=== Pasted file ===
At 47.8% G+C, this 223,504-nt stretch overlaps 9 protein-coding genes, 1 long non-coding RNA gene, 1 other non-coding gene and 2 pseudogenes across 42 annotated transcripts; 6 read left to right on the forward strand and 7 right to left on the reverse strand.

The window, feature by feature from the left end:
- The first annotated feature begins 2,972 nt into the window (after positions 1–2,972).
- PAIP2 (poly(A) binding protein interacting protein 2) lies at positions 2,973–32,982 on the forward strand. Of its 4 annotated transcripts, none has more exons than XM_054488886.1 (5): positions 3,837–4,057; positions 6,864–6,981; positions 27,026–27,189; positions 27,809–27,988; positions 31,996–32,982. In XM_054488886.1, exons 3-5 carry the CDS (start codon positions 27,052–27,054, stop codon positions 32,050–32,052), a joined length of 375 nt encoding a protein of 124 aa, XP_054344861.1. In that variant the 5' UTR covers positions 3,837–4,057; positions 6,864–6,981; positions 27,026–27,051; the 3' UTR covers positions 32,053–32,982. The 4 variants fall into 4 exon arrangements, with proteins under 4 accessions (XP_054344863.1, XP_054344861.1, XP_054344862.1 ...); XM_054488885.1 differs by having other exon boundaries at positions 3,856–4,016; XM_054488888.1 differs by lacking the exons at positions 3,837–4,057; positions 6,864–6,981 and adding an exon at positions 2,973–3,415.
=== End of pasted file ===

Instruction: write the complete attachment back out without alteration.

At 47.8% G+C, this 223,504-nt stretch overlaps 9 protein-coding genes, 1 long non-coding RNA gene, 1 other non-coding gene and 2 pseudogenes across 42 annotated transcripts; 6 read left to right on the forward strand and 7 right to left on the reverse strand.

The window, feature by feature from the left end:
- The first annotated feature begins 2,972 nt into the window (after positions 1–2,972).
- PAIP2 (poly(A) binding protein interacting protein 2) lies at positions 2,973–32,982 on the forward strand. Of its 4 annotated transcripts, none has more exons than XM_054488886.1 (5): positions 3,837–4,057; positions 6,864–6,981; positions 27,026–27,189; positions 27,809–27,988; positions 31,996–32,982. In XM_054488886.1, exons 3-5 carry the CDS (start codon positions 27,052–27,054, stop codon positions 32,050–32,052), a joined length of 375 nt encoding a protein of 124 aa, XP_054344861.1. In that variant the 5' UTR covers positions 3,837–4,057; positions 6,864–6,981; positions 27,026–27,051; the 3' UTR covers positions 32,053–32,982. The 4 variants fall into 4 exon arrangements, with proteins under 4 accessions (XP_054344863.1, XP_054344861.1, XP_054344862.1 ...); XM_054488885.1 differs by having other exon boundaries at positions 3,856–4,016; XM_054488888.1 differs by lacking the exons at positions 3,837–4,057; positions 6,864–6,981 and adding an exon at positions 2,973–3,415.